Squash pollinators versus cucumber beetle spraying

This year for the first time I have been using Rotenone regularly in my garden. I am fairly happy with the results. The brassica are unblemished by cabbageworms, and huge. I sprayed the base of the zucchini, and so far there is no sign of vine borers. Both used to be a regular occurrence in the past.
But all my cucumbers (4) and all the winter quash (3) show signs of bacterial wilt. Soon zucchini, melons and watermelons may follow. I sprayed them irregularly, for fear of killing pollinators. Indeed some of the melons have only one fruit, and the zucchini and string beans have gone through a dry period, so I may have done something bad. Last week I used a paintbrush to pollinate things by hand. I inspected the cuke flowers two days ago and I found a cucumber beetle (striped) every second flower.
The cukes are fairly advanced in the disease but they have all produced their share. The winter squash are still going through the all male flowers period, barely show signs, but I suspect I will lose the crop (as well as 80 sqft of garden use, they are huge plants). No signs yet in the other plants. I wonder how others manage cuke beetles, specially during blooming.
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Rotenone provides good insect control but will do nothing for leaf diseases.
Next year, rotate your crops, plant resistant varieties, mulch to inhibit splashing rain water from spreading soil-borne diseases, and maintain a weekly fungicide spray routine.
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TQ wrote:

I doubt this will help. I don't know of cukes resistant to bacterial wilt, I rotate the squash, I mulch heavily, and bacteria are not fungi. It is bacterial wilt.
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simy1 said:

I finally gave up on being virtuous and a started spraying my peppers with malathion (to combat pepper maggots). I also hit the bases of my squash plants with it, too. Not so much sign of squash borers.

The recent stretches of hot, humid weather (with the very warm nights) didn't help...
Downy mildew is the big worry for cucurbits in Michigan this summer: http://www.ipm.msu.edu/cat06veg/v07-26-06.htm#1
(It was even mentioned in the Detroit Free Press.)

Winter squash usually tolerates bacterial wilt pretty well. It's cucumbers and melons that inevitably die from it.
I gave up on growing melons and only grow cukes that don't require pollination in a large screened-in box. I just was not willing to spray as often with as potent an insecticide as would be required. Probably the safest thing (bee-wise) would be a synthetic pyrethrin sprayed in the late evening or *at night* but you pretty much have to hit the beetles with it directly. Even one beetle feeding on a plant can infect it with wilt.
The most often recommended and potent pyrethroid formulations are restricted use pesticides, brand names Ambush and Pounce. Commercial growers also use Admire (active ingredient, Imidacloprid) as a soil drench. It's a systemic insecticide, chemically kin to nicotine.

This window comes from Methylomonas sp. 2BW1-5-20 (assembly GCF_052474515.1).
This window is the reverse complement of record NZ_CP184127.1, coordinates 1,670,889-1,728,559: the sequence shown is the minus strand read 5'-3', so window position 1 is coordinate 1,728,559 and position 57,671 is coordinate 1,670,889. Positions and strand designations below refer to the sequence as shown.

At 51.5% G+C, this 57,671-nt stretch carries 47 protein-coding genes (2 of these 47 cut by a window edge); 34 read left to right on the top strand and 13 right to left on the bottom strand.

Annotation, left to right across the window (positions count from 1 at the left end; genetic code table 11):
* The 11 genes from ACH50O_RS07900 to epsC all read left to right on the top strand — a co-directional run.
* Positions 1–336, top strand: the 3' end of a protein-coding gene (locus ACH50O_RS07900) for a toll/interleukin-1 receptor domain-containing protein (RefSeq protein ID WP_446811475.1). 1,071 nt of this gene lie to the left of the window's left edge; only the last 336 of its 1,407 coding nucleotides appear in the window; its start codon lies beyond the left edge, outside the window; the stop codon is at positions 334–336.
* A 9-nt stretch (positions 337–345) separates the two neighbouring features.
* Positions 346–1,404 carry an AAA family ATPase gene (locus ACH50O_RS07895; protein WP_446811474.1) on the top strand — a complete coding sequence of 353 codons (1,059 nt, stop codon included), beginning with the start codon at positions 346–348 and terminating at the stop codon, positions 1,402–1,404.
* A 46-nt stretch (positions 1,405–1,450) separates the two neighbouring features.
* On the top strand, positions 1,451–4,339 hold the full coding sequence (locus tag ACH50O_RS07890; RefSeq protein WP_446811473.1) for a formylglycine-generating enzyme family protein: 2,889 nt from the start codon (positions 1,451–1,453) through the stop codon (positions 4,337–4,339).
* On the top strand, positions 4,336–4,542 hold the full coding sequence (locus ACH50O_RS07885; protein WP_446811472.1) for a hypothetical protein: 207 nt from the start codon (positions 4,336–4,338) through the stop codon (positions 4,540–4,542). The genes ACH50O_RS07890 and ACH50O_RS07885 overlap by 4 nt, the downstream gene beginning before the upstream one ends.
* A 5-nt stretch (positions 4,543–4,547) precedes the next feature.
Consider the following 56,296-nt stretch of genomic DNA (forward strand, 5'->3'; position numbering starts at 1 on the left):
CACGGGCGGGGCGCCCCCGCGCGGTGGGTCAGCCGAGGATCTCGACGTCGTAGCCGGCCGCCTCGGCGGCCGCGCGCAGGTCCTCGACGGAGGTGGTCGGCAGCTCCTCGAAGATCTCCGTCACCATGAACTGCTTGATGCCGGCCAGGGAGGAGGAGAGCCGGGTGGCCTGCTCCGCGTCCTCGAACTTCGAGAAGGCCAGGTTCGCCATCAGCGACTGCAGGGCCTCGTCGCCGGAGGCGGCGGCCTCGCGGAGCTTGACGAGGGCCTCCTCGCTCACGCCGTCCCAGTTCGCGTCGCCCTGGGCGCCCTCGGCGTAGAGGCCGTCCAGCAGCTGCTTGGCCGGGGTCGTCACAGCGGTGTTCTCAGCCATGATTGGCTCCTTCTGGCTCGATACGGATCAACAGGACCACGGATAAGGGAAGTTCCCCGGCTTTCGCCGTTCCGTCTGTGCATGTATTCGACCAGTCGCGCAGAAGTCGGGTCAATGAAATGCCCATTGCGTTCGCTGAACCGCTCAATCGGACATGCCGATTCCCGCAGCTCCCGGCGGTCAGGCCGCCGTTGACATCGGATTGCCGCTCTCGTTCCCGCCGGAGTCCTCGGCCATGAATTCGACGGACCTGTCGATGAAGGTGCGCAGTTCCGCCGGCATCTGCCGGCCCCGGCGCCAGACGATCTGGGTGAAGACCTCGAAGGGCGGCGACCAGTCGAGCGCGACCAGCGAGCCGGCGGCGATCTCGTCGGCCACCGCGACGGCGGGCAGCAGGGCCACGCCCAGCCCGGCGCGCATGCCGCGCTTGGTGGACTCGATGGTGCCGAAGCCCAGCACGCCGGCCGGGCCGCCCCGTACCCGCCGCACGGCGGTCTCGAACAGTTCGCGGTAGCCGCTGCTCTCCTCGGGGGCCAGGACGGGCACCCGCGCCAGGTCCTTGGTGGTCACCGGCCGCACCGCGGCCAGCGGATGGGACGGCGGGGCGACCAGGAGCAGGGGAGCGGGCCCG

I used to use a product called Adios which is carbaryl encapsulated with cucurbitacin, which acts as a bait. The beetles would feed on the grains of Adios and die. I don't know what happened to this product but since I haven't able to get it any more, I wasn't able to keep the beetles from spreading bacterial wilt and so gave up growing melons.
--
Pat in Plymouth MI ('someplace.net' is comcast)

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Pat Kiewicz wrote:

Thanks for your reply Pat. Spraying the base of zucchini is probably an efficient use of pesticides. Knowing the life cycle of borers,I really only had to do it three times, once because of heavy rain. And it is a minimal amount.

By this you mean the pollination stops under these conditions. But the lull was before the 90+ weather. It must have been me. I will spray at dusk from now on.

I have not seen it. My summer garden is sandy, dry, and windswept. Manured, mulched, and dripped it produces, but not a good place for any type mildew.

Interestingly, the cukes are keeling over but the melons (first year of growing) are unaffected. One early variety, Passport, will clearly be able to finish a few melons even if it starts wilting tomorrow. I wonder if it takes a while for the beetles to find a new vegetable.

So even for you they can't be beat without a major effort. I will google it and see what transpires.
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Pat Kiewicz wrote:
I looked up some sites and the following seemed the best to me
attra.ncat.org/attra-pub/cucumberbeetle.html
It turns out that I have been reasonably lucky. Right now I am growing the green melon Passport, which is early, and is also listed as #8 out of ten in beetle attraction. I have always grown Gold Rush zucchini, because they are substantially earlier than regular zucchini, and because they are yellow and easy to spot in the jungle. Gold Rush, too, scores at the bottom as far as zucchini are concerned. I have grown some winter squash, which are mostly unattractive. The site lists watermelon as not sensistive to bacterial wilt.
I have to wonder if all these years the cukes have not acted as trap crops for me and spared me further damage. In fact, by planting year after year the ultra early County Fair (whose flavor I prefer over three other varieties I have tried), I may have had a good combination of trapping by having a early plant up, and decent crops in early July before the disease prevailed (and incidentally before other non-greens crops are ready).
Clearly from now on I will select only cucurbita that score well on the attraction list. The site does list Adios.
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